First bred as a type of hunting dog in the 1600s, the English Pointer gets its interesting name from the way it would stand completely still when finding game, as if pointing at it. It was often paired with Greyhounds on hunting expeditions to track game for the hounds to retrieve. Today, this mild-mannered and loving dog is more common in the suburbs than the hunting grounds and wins over hearts with its docile personality, droopy ears and long legs.
Pointers are a medium to large-sized dog, and can reach a height of between 55-62cm in males and 54-60cm in females. Despite their size, they are quite lean and only weigh in at between 20-30kg. These dogs are also known for their long necks and snouts, and round, kind eyes that speak to their good nature.
Their standard coat colour is white with coloured markings in either lemon, brown, orange or black. Their nose colour corresponds with the coat markings and is either flesh, dark brown or black.
Although bred for hunting, Pointers are not aggressive animals and get along great with children and other dogs and pets. They are also not very territorial and tend to be reserved with strangers, which makes them the wrong choice for a watchdog.
Pointers are also quite intelligent and have high energy levels, which means they will need sufficient mental and physical exercise to be a happy, well-adjusted pet. Like with most dogs, strong leadership is necessary to ensure your Pointer does not take on the role of pack leader and become difficult.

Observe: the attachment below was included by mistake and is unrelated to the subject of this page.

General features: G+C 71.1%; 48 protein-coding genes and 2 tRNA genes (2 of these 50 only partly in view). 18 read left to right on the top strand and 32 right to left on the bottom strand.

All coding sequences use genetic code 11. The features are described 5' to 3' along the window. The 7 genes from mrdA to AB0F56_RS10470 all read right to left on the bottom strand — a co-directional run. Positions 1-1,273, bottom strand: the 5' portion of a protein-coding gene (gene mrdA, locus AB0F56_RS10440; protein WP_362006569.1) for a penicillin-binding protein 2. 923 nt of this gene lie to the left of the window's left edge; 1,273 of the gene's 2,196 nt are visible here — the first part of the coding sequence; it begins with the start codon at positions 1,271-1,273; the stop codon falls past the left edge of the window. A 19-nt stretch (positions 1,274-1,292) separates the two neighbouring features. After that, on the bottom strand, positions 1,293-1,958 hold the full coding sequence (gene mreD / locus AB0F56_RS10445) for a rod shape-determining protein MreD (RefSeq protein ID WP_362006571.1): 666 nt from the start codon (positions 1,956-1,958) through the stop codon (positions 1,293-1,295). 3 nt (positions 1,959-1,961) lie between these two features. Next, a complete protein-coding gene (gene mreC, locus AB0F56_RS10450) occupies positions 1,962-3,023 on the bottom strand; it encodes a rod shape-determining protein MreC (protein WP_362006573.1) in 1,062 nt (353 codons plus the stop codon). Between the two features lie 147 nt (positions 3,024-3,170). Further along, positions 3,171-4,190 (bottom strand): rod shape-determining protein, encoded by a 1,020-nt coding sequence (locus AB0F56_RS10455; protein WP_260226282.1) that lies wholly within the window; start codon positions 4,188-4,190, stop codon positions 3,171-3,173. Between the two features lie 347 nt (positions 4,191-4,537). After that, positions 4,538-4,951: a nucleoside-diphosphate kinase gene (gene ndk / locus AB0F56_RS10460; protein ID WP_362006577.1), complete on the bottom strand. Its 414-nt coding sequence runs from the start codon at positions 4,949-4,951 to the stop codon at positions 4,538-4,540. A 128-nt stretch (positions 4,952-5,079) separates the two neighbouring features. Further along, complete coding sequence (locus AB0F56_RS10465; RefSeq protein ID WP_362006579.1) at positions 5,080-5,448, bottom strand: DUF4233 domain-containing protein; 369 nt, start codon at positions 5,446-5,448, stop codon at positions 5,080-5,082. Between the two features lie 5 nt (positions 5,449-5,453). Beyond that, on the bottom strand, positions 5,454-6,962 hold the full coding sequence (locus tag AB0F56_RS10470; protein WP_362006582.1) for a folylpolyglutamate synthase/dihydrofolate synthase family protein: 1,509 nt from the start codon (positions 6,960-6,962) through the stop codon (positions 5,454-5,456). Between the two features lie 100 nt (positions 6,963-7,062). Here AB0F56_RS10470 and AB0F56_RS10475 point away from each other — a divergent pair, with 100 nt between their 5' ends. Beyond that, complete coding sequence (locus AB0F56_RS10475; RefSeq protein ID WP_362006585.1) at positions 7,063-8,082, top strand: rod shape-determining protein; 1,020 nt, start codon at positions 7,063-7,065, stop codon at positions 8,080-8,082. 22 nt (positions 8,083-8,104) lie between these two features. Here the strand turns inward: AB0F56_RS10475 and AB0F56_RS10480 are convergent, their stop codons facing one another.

Pointers are extremely active animals and should only be taken on as a pet if the owner can guarantee plenty of vigorous exercise. This includes daily long, brisk walks or jogs, or even a run alongside a bicycle ride.
This need for regular activity makes Pointers unsuitable for apartment living and a better fit for homes with a big yard or situated close to ample acreage. Their short coat makes them easy to groom, but also more suited to warmer temperatures.
The average life expectancy of an English Pointer is around 13-14 years. The breed is very genetically sound, which means they tend to have very few health issues. Some of the problems that might develop include hip dysplasia later in life, cherry eye, some skin conditions and allergies, thyroid issues and dwarfism.